Welcome back to TechCrunch’s continuing coverage of Y Combinator’s Summer 2021 Demo Day! This is Day Two. If you haven’t caught up yet on what happened during the first day, you can read our recap of all the presenting companies here, our favorites from that first set here, and a quick podcast about all of the above.
Today we’re back in the action, listening to a few hundred rapid-fire pitches throughout the day. What follows are short overviews of each company based on their one-minute pitch. Elsewhere on the site we’ll soon have our Day Two favorites for you to enjoy, so be on the lookout for that!
Day Two companies
Intellect: A mental healthcare service that provides teletherapy for employers in Asia. They’ve also got a free consumer app at the top of the funnel that has seen 2.5 million users since launching a year ago. The company says it’s grown to $500,000 ARR in the last six months.
MazumaGo: Banking and electronics payment service for construction companies. MazumaGo aims to help this antiquated industry move off of traditional banking and into a unified ledger. The banking infrastructure product puts credit and debit cards into customer hands, starting in the United States.
Pandai: Pandai is helping kids in elementary/high school in Southeast Asia boost their grades with a learning app that replaces take-home workbooks. With more than 1,600 paying subscribers using the app for almost an hour a day, Pandai may be on its way to helping thousands more get the A.
Locale: Think that DoorDash doesn’t have enough food options? Locale is betting that some folks want more options and are willing to pay for that access. The startup wants to help restaurants sell farther from their operations, and its model is showing some early traction. The company’s revenue (GMV, perhaps) scaled from $145,500 in July to $192,000 in August. The startup claims 70% retention month to month and an average order of just over $100.
Arrow: Arrow is building one-click-checkout-payment infrastructure for online sellers in Southeast Asia aiming to boost social commerce among small sellers. The team behind Arrow helped launch GrabPay and has already scaled GMV at the startup to $150,000.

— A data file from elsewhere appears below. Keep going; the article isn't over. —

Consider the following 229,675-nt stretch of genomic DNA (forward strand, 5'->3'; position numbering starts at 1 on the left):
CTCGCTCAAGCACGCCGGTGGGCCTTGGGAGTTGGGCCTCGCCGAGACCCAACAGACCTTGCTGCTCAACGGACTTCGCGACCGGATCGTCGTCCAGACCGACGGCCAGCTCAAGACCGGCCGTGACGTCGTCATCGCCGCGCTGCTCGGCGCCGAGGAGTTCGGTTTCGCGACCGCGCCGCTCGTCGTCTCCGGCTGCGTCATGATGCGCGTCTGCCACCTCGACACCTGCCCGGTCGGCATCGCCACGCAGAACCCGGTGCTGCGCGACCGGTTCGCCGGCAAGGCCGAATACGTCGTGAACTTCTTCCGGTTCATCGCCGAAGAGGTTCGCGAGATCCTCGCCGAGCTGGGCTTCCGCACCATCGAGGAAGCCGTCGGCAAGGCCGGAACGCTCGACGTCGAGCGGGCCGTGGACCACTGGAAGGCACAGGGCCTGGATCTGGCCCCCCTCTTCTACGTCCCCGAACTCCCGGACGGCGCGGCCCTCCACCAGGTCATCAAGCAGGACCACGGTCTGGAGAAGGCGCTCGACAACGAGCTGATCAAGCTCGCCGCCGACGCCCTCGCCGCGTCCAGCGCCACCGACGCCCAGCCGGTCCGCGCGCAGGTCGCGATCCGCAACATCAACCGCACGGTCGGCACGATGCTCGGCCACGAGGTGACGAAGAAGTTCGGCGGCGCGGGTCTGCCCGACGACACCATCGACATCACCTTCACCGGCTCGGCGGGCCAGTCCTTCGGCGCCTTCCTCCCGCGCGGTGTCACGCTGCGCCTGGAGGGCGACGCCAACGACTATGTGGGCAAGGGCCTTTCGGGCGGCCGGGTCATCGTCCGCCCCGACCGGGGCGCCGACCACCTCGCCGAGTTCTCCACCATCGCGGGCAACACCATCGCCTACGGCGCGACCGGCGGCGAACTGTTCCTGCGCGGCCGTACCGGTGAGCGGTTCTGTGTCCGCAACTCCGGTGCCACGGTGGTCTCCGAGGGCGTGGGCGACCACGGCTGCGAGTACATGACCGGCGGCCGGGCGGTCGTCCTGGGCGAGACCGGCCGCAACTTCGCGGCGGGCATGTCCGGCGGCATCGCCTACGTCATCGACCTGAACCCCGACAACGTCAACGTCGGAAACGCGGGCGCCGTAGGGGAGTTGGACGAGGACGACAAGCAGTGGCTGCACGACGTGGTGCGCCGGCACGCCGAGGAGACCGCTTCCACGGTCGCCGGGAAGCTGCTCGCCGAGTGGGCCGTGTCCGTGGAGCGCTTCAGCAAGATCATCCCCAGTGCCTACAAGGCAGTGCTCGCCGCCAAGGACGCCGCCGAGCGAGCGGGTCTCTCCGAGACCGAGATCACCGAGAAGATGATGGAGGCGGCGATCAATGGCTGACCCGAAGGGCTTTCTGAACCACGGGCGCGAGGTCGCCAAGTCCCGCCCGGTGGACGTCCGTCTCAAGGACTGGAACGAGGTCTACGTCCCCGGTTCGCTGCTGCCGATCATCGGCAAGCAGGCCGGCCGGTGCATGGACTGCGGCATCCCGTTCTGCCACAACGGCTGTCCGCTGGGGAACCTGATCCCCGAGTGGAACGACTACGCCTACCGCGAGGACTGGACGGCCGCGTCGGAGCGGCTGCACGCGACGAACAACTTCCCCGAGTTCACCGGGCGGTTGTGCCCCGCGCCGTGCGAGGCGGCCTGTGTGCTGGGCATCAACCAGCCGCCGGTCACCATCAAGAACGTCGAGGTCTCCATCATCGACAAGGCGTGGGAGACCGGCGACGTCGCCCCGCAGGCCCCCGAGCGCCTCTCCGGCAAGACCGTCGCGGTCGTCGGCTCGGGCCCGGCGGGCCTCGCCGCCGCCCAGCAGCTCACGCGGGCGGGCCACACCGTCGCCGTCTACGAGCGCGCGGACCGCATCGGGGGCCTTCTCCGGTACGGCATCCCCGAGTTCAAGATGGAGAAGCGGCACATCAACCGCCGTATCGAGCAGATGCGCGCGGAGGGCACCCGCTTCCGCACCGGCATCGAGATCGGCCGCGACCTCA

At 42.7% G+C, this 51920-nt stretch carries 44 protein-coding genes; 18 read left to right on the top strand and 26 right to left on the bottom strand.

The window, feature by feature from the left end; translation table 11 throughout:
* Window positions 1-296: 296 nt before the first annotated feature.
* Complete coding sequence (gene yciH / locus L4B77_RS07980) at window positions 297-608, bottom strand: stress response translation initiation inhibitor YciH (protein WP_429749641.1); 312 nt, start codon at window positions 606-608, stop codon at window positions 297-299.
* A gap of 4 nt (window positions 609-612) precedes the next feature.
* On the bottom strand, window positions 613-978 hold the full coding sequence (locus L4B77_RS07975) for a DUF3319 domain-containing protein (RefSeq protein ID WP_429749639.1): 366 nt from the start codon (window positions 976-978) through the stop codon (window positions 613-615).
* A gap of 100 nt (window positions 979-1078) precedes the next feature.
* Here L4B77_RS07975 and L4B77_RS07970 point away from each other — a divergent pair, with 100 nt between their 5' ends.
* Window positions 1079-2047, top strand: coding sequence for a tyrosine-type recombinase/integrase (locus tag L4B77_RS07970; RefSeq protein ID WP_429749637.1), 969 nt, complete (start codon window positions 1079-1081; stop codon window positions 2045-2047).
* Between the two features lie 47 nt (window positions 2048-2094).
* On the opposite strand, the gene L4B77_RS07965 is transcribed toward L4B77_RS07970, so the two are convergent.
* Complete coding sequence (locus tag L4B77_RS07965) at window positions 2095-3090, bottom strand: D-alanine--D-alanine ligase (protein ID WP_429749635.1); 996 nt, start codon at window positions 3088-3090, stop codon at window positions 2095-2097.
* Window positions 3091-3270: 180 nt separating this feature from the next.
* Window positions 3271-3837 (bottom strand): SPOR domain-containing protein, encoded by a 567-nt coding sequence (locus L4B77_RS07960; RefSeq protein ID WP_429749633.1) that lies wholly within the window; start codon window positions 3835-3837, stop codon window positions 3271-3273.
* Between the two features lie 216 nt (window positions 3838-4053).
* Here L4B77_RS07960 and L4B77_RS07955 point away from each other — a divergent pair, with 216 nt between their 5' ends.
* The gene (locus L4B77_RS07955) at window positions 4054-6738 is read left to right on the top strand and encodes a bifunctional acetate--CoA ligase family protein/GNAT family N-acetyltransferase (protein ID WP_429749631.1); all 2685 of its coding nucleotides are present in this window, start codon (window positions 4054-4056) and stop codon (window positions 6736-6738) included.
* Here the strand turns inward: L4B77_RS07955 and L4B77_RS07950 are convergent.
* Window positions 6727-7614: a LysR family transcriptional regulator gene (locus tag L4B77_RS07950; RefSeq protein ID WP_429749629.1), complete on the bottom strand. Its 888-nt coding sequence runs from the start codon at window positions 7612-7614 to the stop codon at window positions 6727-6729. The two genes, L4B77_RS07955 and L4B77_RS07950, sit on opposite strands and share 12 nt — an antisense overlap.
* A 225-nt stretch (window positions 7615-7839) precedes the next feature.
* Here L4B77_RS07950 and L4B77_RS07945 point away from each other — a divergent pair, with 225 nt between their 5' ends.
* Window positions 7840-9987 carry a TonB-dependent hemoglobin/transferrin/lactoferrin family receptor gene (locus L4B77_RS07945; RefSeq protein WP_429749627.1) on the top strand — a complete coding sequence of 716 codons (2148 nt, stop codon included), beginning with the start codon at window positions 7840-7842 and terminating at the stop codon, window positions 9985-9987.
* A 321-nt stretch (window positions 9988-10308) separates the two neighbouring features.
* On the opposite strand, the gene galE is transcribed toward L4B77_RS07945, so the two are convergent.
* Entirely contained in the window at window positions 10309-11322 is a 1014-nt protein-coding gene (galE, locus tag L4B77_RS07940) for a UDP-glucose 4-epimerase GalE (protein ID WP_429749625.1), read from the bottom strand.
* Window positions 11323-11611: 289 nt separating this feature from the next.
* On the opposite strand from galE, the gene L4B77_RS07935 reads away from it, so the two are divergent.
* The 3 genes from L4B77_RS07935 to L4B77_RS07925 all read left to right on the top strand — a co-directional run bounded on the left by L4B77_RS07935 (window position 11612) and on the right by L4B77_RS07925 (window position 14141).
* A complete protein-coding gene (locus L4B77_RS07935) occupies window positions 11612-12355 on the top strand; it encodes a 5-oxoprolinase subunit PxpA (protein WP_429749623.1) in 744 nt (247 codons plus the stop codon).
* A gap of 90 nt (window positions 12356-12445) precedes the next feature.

Talentdrop: A hiring marketplace where open jobs are posted with “bounties.” If someone you refer is ultimately hired and stays a while, you get the bounty. The company says that $1 million in bounties have been posted to the site thus far.
Infina: A retail investing app aiming to be the Robinhood of Vietnam. Since launch in January, Infina has reached over $2.5 million in assets under management. Its first focus was breaking open mutual funds and fixed-income products, and now it wants to head into stocks and crypto for its younger user base.
BlackOakTV: Black millennials are bigger consumers of streaming content than other demographics, but comparatively little of that content is made with them in mind. Black Oak TV is a subscription streaming service by and for Black creators and stars — could the next Dave Chappelle or Issa Rae come from here instead of YouTube or TikTok?
HEO Robotics: This startup wants to leverage unused time on existing satellites that monitor the planet to find stuff in space. Not trash, like the startup that presented yesterday that wants to clean up space around Earth, but things like other satellites. HEO says that it is selling to the Australian government, and executed a live in-orbit demo during Y Combinator. There are going to be many more satellites in space over time, the company says, which could boost demand for its service.
Gallery : Gallery is building a platform to help developers quickly create self-stage staging environments, saving time and energy. The founding team has experience from Facebook and Goldman Sachs and hopes to tackle what it believes is a $5 billion market for mid-sized engineering teams alone.